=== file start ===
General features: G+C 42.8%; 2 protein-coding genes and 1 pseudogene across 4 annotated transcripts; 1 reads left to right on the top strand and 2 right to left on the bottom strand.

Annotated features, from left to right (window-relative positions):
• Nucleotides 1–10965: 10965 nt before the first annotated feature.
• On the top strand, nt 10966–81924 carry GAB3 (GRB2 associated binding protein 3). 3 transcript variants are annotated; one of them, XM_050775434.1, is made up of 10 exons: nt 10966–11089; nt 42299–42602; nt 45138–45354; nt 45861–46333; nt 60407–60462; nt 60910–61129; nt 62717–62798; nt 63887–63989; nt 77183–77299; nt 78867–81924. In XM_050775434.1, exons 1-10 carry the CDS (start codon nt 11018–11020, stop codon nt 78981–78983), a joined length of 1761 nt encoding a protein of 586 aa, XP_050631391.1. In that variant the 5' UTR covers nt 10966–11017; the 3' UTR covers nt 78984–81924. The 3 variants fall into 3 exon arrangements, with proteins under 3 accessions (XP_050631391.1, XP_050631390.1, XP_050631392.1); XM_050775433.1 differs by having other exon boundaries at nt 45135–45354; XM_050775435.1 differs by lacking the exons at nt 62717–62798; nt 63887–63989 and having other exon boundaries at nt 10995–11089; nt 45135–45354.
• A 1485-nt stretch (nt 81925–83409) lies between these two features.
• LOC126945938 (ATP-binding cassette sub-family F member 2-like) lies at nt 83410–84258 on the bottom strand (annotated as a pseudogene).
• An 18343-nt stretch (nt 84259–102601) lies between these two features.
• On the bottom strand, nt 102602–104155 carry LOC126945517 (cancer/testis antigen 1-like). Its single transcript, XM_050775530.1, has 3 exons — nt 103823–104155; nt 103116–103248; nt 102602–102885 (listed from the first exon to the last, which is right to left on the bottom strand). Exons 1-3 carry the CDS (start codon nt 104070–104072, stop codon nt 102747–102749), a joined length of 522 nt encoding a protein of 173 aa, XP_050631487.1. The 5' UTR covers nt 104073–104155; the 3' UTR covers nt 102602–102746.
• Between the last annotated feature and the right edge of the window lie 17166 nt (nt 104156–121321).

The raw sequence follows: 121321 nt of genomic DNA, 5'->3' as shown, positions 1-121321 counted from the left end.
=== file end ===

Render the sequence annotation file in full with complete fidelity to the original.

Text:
General features: G+C 42.8%; 2 protein-coding genes and 1 pseudogene across 4 annotated transcripts; 1 reads left to right on the top strand and 2 right to left on the bottom strand.

Annotated features, from left to right (window-relative positions):
• Nucleotides 1–10965: 10965 nt before the first annotated feature.
• On the top strand, nt 10966–81924 carry GAB3 (GRB2 associated binding protein 3). 3 transcript variants are annotated; one of them, XM_050775434.1, is made up of 10 exons: nt 10966–11089; nt 42299–42602; nt 45138–45354; nt 45861–46333; nt 60407–60462; nt 60910–61129; nt 62717–62798; nt 63887–63989; nt 77183–77299; nt 78867–81924. In XM_050775434.1, exons 1-10 carry the CDS (start codon nt 11018–11020, stop codon nt 78981–78983), a joined length of 1761 nt encoding a protein of 586 aa, XP_050631391.1. In that variant the 5' UTR covers nt 10966–11017; the 3' UTR covers nt 78984–81924. The 3 variants fall into 3 exon arrangements, with proteins under 3 accessions (XP_050631391.1, XP_050631390.1, XP_050631392.1); XM_050775433.1 differs by having other exon boundaries at nt 45135–45354; XM_050775435.1 differs by lacking the exons at nt 62717–62798; nt 63887–63989 and having other exon boundaries at nt 10995–11089; nt 45135–45354.
• A 1485-nt stretch (nt 81925–83409) lies between these two features.
• LOC126945938 (ATP-binding cassette sub-family F member 2-like) lies at nt 83410–84258 on the bottom strand (annotated as a pseudogene).
• An 18343-nt stretch (nt 84259–102601) lies between these two features.
• On the bottom strand, nt 102602–104155 carry LOC126945517 (cancer/testis antigen 1-like). Its single transcript, XM_050775530.1, has 3 exons — nt 103823–104155; nt 103116–103248; nt 102602–102885 (listed from the first exon to the last, which is right to left on the bottom strand). Exons 1-3 carry the CDS (start codon nt 104070–104072, stop codon nt 102747–102749), a joined length of 522 nt encoding a protein of 173 aa, XP_050631487.1. The 5' UTR covers nt 104073–104155; the 3' UTR covers nt 102602–102746.
• Between the last annotated feature and the right edge of the window lie 17166 nt (nt 104156–121321).

The raw sequence follows: 121321 nt of genomic DNA, 5'->3' as shown, positions 1-121321 counted from the left end.